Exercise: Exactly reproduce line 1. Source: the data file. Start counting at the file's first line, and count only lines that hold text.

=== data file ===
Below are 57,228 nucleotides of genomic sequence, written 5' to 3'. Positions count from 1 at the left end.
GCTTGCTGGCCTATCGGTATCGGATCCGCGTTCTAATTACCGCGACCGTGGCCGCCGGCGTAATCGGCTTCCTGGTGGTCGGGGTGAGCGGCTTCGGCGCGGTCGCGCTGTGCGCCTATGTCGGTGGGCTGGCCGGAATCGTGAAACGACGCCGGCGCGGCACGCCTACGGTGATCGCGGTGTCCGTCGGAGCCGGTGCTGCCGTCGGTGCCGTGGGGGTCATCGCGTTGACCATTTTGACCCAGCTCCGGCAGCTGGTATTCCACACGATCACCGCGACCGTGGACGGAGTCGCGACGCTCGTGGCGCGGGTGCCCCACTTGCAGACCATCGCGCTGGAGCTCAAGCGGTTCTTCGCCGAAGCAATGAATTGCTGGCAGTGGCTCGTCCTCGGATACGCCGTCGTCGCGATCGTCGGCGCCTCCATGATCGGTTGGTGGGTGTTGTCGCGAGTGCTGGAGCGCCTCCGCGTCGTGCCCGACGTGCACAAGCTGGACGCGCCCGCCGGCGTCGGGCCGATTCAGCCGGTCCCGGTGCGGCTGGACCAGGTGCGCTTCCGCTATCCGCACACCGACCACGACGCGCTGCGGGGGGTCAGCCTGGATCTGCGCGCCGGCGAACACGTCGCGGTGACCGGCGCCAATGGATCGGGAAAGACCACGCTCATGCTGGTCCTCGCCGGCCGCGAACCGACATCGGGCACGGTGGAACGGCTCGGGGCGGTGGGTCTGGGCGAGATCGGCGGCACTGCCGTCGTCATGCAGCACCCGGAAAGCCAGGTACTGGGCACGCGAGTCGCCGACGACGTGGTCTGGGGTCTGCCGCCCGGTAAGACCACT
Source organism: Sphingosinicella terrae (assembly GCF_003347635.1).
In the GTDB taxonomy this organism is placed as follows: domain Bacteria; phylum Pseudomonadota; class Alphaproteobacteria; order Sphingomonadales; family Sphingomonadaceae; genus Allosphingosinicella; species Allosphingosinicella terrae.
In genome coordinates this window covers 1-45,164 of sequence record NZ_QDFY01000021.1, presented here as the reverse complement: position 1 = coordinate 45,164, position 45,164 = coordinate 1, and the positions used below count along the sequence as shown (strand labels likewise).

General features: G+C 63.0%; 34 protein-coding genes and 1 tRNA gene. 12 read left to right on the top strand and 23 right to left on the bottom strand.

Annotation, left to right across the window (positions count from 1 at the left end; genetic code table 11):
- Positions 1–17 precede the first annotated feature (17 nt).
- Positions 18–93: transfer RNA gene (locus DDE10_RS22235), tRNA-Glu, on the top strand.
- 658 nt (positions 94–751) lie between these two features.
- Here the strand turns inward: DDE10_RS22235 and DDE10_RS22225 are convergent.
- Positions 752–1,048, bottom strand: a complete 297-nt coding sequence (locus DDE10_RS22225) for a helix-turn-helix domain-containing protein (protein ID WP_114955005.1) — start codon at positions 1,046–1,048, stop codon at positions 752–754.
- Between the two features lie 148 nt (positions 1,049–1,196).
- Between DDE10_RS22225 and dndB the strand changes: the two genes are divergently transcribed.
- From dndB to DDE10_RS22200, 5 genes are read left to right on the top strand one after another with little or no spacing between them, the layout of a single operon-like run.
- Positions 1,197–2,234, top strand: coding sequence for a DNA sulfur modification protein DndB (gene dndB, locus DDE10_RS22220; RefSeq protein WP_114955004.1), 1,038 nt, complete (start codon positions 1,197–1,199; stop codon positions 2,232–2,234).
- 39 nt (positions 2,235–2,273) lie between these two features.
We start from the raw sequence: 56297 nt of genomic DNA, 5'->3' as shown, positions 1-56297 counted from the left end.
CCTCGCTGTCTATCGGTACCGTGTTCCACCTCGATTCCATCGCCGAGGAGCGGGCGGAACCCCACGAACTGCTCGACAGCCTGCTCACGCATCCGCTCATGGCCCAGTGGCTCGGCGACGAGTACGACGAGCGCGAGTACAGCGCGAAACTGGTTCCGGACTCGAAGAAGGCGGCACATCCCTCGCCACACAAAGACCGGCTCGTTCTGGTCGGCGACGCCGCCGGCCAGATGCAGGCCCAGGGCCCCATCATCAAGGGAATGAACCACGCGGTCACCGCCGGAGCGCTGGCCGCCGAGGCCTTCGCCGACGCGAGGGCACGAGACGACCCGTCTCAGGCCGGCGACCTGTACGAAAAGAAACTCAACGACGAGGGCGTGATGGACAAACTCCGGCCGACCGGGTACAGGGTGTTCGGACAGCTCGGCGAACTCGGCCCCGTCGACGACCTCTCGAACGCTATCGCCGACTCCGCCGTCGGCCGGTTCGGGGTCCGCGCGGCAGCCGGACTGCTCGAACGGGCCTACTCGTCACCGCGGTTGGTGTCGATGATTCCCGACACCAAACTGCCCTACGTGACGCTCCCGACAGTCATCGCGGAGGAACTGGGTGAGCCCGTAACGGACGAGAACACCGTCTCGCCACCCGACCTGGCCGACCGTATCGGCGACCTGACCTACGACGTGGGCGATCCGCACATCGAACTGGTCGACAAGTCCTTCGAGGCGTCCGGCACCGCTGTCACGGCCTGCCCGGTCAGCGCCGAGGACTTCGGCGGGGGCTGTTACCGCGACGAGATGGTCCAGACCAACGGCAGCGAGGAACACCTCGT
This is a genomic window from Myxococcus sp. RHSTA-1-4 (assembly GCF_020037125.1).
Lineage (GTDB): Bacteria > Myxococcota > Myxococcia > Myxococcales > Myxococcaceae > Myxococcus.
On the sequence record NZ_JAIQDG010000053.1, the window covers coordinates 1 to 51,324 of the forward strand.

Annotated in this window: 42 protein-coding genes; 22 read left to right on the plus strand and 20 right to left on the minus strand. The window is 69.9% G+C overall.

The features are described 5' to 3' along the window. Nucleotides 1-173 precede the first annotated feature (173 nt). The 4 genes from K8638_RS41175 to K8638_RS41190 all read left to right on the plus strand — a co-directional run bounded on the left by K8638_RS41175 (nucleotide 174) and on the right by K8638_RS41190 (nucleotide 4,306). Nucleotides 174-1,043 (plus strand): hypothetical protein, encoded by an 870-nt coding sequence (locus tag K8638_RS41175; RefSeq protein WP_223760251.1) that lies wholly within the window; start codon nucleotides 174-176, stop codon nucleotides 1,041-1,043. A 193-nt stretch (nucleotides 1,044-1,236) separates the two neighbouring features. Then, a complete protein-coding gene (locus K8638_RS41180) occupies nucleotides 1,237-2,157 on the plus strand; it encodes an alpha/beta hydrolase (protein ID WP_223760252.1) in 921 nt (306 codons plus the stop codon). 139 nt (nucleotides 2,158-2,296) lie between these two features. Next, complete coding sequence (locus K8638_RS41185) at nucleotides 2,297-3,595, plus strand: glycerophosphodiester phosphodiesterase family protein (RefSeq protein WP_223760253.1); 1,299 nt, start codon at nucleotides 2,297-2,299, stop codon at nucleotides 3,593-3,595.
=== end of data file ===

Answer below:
Below are 57,228 nucleotides of genomic sequence, written 5' to 3'. Positions count from 1 at the left end.